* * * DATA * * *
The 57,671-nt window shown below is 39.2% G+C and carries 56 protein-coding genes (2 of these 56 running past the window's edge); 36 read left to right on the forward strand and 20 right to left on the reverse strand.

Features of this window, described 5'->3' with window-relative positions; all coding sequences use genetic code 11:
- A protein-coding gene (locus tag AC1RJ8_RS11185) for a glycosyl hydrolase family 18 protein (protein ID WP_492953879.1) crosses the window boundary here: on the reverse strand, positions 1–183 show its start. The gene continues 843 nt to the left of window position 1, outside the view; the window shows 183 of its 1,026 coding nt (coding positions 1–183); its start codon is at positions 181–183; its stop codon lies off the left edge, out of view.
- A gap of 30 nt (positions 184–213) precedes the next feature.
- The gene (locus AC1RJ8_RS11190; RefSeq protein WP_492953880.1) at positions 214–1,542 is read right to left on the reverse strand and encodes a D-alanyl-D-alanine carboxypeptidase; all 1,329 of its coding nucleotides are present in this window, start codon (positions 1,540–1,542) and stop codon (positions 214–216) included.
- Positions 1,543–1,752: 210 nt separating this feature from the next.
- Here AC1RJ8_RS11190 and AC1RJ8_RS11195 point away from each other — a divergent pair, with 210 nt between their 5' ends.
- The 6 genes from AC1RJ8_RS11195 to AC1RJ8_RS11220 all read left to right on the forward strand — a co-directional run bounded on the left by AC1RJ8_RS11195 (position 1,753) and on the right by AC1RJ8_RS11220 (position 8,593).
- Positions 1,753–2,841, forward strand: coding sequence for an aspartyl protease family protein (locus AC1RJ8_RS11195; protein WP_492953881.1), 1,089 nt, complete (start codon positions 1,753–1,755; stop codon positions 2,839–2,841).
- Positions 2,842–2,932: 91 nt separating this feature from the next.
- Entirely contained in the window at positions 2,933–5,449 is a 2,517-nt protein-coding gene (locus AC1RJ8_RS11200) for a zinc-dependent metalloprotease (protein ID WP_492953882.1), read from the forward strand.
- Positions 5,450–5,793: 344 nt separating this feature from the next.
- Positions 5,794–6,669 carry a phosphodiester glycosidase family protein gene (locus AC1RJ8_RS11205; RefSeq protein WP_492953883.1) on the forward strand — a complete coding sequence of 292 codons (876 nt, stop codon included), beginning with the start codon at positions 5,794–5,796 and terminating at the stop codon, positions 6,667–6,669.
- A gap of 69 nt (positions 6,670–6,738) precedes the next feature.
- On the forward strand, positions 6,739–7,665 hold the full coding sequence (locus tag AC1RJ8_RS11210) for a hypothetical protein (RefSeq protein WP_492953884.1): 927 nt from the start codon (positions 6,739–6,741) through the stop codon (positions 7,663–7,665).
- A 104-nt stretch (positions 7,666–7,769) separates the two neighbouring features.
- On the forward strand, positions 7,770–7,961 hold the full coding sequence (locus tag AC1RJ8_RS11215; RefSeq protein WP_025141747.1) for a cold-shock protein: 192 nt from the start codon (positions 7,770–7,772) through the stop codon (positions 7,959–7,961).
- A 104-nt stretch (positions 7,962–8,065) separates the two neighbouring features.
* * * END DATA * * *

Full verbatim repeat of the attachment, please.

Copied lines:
The 57,671-nt window shown below is 39.2% G+C and carries 56 protein-coding genes (2 of these 56 running past the window's edge); 36 read left to right on the forward strand and 20 right to left on the reverse strand.

Features of this window, described 5'->3' with window-relative positions; all coding sequences use genetic code 11:
- A protein-coding gene (locus tag AC1RJ8_RS11185) for a glycosyl hydrolase family 18 protein (protein ID WP_492953879.1) crosses the window boundary here: on the reverse strand, positions 1–183 show its start. The gene continues 843 nt to the left of window position 1, outside the view; the window shows 183 of its 1,026 coding nt (coding positions 1–183); its start codon is at positions 181–183; its stop codon lies off the left edge, out of view.
- A gap of 30 nt (positions 184–213) precedes the next feature.
- The gene (locus AC1RJ8_RS11190; RefSeq protein WP_492953880.1) at positions 214–1,542 is read right to left on the reverse strand and encodes a D-alanyl-D-alanine carboxypeptidase; all 1,329 of its coding nucleotides are present in this window, start codon (positions 1,540–1,542) and stop codon (positions 214–216) included.
- Positions 1,543–1,752: 210 nt separating this feature from the next.
- Here AC1RJ8_RS11190 and AC1RJ8_RS11195 point away from each other — a divergent pair, with 210 nt between their 5' ends.
- The 6 genes from AC1RJ8_RS11195 to AC1RJ8_RS11220 all read left to right on the forward strand — a co-directional run bounded on the left by AC1RJ8_RS11195 (position 1,753) and on the right by AC1RJ8_RS11220 (position 8,593).
- Positions 1,753–2,841, forward strand: coding sequence for an aspartyl protease family protein (locus AC1RJ8_RS11195; protein WP_492953881.1), 1,089 nt, complete (start codon positions 1,753–1,755; stop codon positions 2,839–2,841).
- Positions 2,842–2,932: 91 nt separating this feature from the next.
- Entirely contained in the window at positions 2,933–5,449 is a 2,517-nt protein-coding gene (locus AC1RJ8_RS11200) for a zinc-dependent metalloprotease (protein ID WP_492953882.1), read from the forward strand.
- Positions 5,450–5,793: 344 nt separating this feature from the next.
- Positions 5,794–6,669 carry a phosphodiester glycosidase family protein gene (locus AC1RJ8_RS11205; RefSeq protein WP_492953883.1) on the forward strand — a complete coding sequence of 292 codons (876 nt, stop codon included), beginning with the start codon at positions 5,794–5,796 and terminating at the stop codon, positions 6,667–6,669.
- A gap of 69 nt (positions 6,670–6,738) precedes the next feature.
- On the forward strand, positions 6,739–7,665 hold the full coding sequence (locus tag AC1RJ8_RS11210) for a hypothetical protein (RefSeq protein WP_492953884.1): 927 nt from the start codon (positions 6,739–6,741) through the stop codon (positions 7,663–7,665).
- A 104-nt stretch (positions 7,666–7,769) separates the two neighbouring features.
- On the forward strand, positions 7,770–7,961 hold the full coding sequence (locus tag AC1RJ8_RS11215; RefSeq protein WP_025141747.1) for a cold-shock protein: 192 nt from the start codon (positions 7,770–7,772) through the stop codon (positions 7,959–7,961).
- A 104-nt stretch (positions 7,962–8,065) separates the two neighbouring features.